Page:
|Second Twenty20, Westpac Stadium, Wellington
|New Zealand 176-8: Neesham 42 (22), Guptill 41 (28), Jordan 3-23
|England 155: Malan 39 (29), Jordan 36 (19), Santner 3-25
|New Zealand won by 21 runs; series level at 1-1
New Zealand beat England by 21 runs to level the Twenty20 series at 1-1 in Wellington.
Chasing 177, England slipped to 3-2 after eight balls before being bowled out for 155 despite Dawid Malan’s 39 and Chris Jordan’s 19-ball 36 late on.
The returning Jimmy Neesham made 42 off 22 deliveries and Martin Guptill 41 in New Zealand’s 176-8, with Jordan taking 3-23 and Sam Curran 2-22.
The third game of the five-match series is in Nelson at 01:00 GMT on Tuesday.
England, who have rested several first-choice players, restricted the Black Caps to what felt like a below-par total, despite dropping five catches, after winning the toss.
Although the pitch had more pace than the one in the series opener in Christchurch and the square boundaries were short, it never felt like England were in control of the chase.
New Zealand spinners Mitchell Santner and Ish Sodhi were impressive, taking a combined 5-62 from eight overs.
Mixed fortunes for England new boys
After handing debuts to three players in the seven-wicket win on Friday, England gave Lancashire pace bowler Saqib Mahmood his first cap in place of Tom Curran.
Mahmood, bowling in the powerplay and death overs, finished with 1-46 from four overs.
Having conceded 15 from his first over, he fought back well in his second by having Tim Seifert caught behind attempting to ramp.
Mahmood’s final two overs, the 17th and 19th of the innings, went for 11 and 15 respectively, although he regularly found the block hole.
Fellow seamer Pat Brown, who took 1-33 on debut in the series opener, conceded 32 from two overs.
After not bowling or batting in the first game, Lewis Gregory struck with his first ball in international cricket as he nipped one back to bowl the dangerous Colin de Grandhomme, who made 28 from 12 balls.
While not new to international cricket, it was only Sam Curran’s second T20 international appearance and he was again impressive in taking 2-22.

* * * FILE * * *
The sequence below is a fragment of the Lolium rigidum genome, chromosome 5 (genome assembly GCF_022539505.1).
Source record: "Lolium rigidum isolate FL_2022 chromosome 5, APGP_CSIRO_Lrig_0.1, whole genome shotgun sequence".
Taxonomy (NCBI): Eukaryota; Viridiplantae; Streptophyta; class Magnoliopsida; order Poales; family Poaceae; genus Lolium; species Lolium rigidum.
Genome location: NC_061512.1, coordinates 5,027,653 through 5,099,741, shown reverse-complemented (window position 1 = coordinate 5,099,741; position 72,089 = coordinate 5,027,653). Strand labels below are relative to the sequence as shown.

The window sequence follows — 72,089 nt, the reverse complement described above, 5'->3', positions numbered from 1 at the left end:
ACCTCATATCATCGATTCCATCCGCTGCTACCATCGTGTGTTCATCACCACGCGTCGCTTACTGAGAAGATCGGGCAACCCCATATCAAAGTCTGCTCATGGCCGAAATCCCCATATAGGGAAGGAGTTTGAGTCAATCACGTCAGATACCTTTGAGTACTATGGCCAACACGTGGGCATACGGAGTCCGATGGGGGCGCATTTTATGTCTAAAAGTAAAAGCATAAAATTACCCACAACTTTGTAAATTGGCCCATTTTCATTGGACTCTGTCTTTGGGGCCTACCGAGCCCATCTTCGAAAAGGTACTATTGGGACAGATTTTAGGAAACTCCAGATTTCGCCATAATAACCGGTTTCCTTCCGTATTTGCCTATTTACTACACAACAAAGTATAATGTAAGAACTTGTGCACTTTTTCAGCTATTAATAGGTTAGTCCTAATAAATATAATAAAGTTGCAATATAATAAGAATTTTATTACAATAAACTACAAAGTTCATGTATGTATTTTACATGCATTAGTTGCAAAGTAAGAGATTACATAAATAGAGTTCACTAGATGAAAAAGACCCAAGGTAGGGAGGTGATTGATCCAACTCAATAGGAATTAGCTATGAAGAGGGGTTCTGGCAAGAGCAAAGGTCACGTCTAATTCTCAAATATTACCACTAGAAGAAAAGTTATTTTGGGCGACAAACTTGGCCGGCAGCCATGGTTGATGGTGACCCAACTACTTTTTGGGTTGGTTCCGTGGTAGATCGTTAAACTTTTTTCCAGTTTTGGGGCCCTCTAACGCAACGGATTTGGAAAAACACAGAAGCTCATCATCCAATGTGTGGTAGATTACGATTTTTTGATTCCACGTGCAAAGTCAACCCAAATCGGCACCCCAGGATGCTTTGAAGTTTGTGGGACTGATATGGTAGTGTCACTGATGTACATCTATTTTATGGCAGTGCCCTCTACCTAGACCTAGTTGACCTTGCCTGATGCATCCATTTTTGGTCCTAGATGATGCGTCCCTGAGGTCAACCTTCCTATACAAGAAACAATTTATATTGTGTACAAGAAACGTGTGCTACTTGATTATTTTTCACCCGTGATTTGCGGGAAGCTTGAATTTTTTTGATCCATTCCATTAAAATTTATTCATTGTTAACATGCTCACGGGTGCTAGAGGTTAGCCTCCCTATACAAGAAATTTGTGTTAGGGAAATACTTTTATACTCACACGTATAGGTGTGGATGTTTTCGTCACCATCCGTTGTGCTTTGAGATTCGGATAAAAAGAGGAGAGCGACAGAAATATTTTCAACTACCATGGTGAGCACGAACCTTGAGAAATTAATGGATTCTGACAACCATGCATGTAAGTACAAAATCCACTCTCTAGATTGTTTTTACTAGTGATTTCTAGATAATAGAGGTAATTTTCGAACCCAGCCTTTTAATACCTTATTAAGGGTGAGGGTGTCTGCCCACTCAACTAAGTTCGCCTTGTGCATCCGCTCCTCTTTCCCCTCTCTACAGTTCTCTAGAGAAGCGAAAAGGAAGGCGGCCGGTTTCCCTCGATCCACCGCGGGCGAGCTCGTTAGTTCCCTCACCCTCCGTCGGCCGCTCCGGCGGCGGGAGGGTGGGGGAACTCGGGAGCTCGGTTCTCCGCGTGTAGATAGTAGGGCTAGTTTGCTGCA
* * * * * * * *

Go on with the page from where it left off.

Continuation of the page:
England will be disappointed with the quality of their fielding, however. Three of the five dropped catches were fairly routine, with James Vince spilling two simple chances and an extremely tough one.
Guptill and Neesham fire with the bat
Guptill, who made two from seven balls in the first T20, showed glimpses that he was finding rhythm again during his 28-ball innings.
Strong down the ground and through the on side, he gave New Zealand’s innings impetus at the top of the order, something that was missing on Friday.
All-rounder Neesham had not featured in a T20 international since January 2017, but his impressive 50-over World Cup this summer – when he scored 232 runs and took 15 wickets – earned him a recall.
Based on Sunday’s display, New Zealand have to find a way to get him into their side regularly.
Particularly strong on the leg side, left-handed Neesham also played one gorgeous inside-out shot over extra-cover off Mahmood that demonstrated his undeniable quality.
His contribution was integral to the Kiwis posting a target that proved comfortably beyond England.
‘It’s important to make mistakes’ – what they said
England captain Eoin Morgan: “We were poor with the bat and in the field. We dropped a number of catches, although that probably didn’t cost us the game. Our batting cost us the game – it was a beautiful wicket to bat on.
“We were in the game for a long time and considering we were way off the pace that’s encouraging with a young inexperienced side.
“A lot of things can happen between now and the next game. Our mindset is important. It’s important to make mistakes. The important part is learning from them.”
New Zealand captain Tim Southee: “It was a better performance in all three areas. We knew England would go hard till the end and we saw how deep they bat with Chris Jordan.
“We executed things a little bit better – you always look at ways to do better. This is a different size ground and so is Nelson again on Tuesday. There’s always subtle changes to grounds and then your plans.
“We’re looking to continue to improve, in all three areas. You can never really play the perfect game but it’s about the brand of cricket we want to play.”
England bowler Steven Finn on BBC Test Match Special: “It was a chaseable target but to lose five wickets in the first 10 overs is a pretty hard place to come back from. England were always one wicket behind.
“Putting down easy chances, and misfields, is a window into how the team is really getting on. New Zealand, on the other hand, were clinical.”